Art Industry News: Maurizio Cattelan Will Show His 9/11 Memorial Artwork That Was Too Intense for the Guggenheim + Other Stories
Plus, robots are making marble sculptures for famous artists and London's National Gallery taps Selldorf Architects for its upgrade.
Art Industry News is a daily digest of the most consequential developments coming out of the art world and art market. Today, we’re unveiling a new, streamlined look—with all the same attention to what you need to know on this Wednesday, July 14.
Artists Denounce MOCA’s “Complicity” With Mass Incarceration – Artists Colin Chin and Nicholas Liem have asked the Museum of Chinese in America to remove their work from its collection and a forthcoming exhibition in protest of what they see as its “complicity” with mass incarceration and gentrification of New York’s Chinatown. The artists denounced the museum’s acceptance of $35 million in funding as part of the city’s jail expansion plan and spoke out against its co-chair Jonathan Chu, who they accuse of closing down two unionized restaurants in Chinatown. (Hyperallergic)
Maurizio Cattelan to Show 9/11 Work Nixed by the Guggenheim – The Italian artist’s show, which opens this week at the Pirelli HangarBicocca contemporary art foundation, includes several new and never-before-seen works. One of them, Blind, is his response to the 9/11 terrorist attacks. The artist first discussed the idea of a commemorative bisected tower with Nancy Spector, the Guggenheim’s former chief curator, in 2017, but she considered it “too emotionally fraught, maybe even toxic” for New York City. Now, the artist has realized it in the attacks’ 20-year anniversary year. (The Art Newspaper)
How Robots Are Reviving Marble Sculpture – Italy is famous for its artistic workshops—but today, the artisans toiling away behind closed doors are robots. Jeff Koons, Vanessa Beecroft, and Barry X Ball are among the famous artists who have subcontracted the creation of sculptures to robot workshops like Robotor in Carrara, the region known for its marble. Just don’t talk about it too much. “Artists want to perpetuate this idea that they are still chiseling with a hammer,” Robotor’s founder Giacomo Massari said. “It makes me laugh.” (New York Times)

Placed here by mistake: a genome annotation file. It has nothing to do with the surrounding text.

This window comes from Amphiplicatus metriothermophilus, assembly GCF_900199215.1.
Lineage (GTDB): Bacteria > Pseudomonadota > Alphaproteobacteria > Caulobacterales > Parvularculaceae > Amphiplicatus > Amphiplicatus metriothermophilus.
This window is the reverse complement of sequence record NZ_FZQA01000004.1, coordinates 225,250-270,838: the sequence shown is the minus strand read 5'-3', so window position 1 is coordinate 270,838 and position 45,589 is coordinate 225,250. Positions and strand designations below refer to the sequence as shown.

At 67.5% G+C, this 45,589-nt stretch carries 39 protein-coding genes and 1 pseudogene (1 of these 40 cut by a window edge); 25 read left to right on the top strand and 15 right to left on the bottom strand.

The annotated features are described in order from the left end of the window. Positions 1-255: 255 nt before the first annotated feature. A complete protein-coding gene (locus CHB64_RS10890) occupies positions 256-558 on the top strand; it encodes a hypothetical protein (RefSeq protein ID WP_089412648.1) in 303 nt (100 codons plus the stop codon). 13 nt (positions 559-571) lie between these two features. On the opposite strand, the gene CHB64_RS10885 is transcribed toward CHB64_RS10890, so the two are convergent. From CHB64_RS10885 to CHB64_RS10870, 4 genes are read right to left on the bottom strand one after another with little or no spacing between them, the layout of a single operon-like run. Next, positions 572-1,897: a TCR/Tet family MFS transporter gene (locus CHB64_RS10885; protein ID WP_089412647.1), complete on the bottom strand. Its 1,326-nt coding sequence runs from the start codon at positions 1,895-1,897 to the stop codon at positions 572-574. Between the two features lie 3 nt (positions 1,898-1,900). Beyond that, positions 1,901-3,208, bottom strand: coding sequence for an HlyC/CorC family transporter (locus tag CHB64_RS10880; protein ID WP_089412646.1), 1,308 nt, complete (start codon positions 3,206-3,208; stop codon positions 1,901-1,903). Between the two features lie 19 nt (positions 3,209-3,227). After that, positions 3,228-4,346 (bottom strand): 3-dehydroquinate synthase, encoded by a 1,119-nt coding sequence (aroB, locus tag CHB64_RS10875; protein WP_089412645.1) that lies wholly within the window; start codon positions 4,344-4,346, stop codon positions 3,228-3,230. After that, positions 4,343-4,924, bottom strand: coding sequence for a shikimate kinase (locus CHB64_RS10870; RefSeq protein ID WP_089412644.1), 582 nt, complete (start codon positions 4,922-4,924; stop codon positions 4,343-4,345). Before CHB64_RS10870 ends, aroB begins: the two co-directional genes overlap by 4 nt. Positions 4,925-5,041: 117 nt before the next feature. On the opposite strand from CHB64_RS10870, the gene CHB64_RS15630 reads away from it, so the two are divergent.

MOVERS & SHAKERS
London’s National Gallery Names Architect – London’s National Gallery has tapped Selldorf Architects to lead an overhaul that will coincide with its 200th anniversary in 2024. Selldorf—arguably the art world’s favorite architect these days—will oversee the construction of a new research center, among other upgrades, as part of the £25 million ($34.6 million) project. (TAN)
FIAC Will Return in Person in October – It’s official: FIAC will hold its 47th edition in Paris from October 21 through 24. More than 160 galleries, including White Cube and Nahmad Contemporary, will set up shop in the Grand Palais Ephémère. An additional 50 galleries will show exclusively in the fair’s online viewing room. (Le Figaro)
Pace Poaches Marian Goodman Veteran – Jessie Washburne-Harris, who served as executive director at Marian Goodman for eight years, is moving to mega-gallery Pace, where she will take up the role of vice president in New York. (ARTnews)
Cheech Marin Center Names Artistic Director – The forthcoming Cheech Marin Center for Chicano Art & Culture of the Riverside Museum, which will house the comedian’s collection of around 700 works, has named María Esther Fernández to its top post. She previously served as chief curator of the Triton Museum of Art in Santa Clara. (Los Angeles Times)
FOR ART’S SAKE
Football Stars Get a New Mural – London’s mayor has commissioned a new mural in London celebrating the England soccer team following their performance in the Euro 2020 league. Created by street artist MurWalls, it depicts team manager Gareth Southgate, captain Harry Kane, and star forward Raheem Sterling alongside the slogan “You did us proud.” (Evening Standard)
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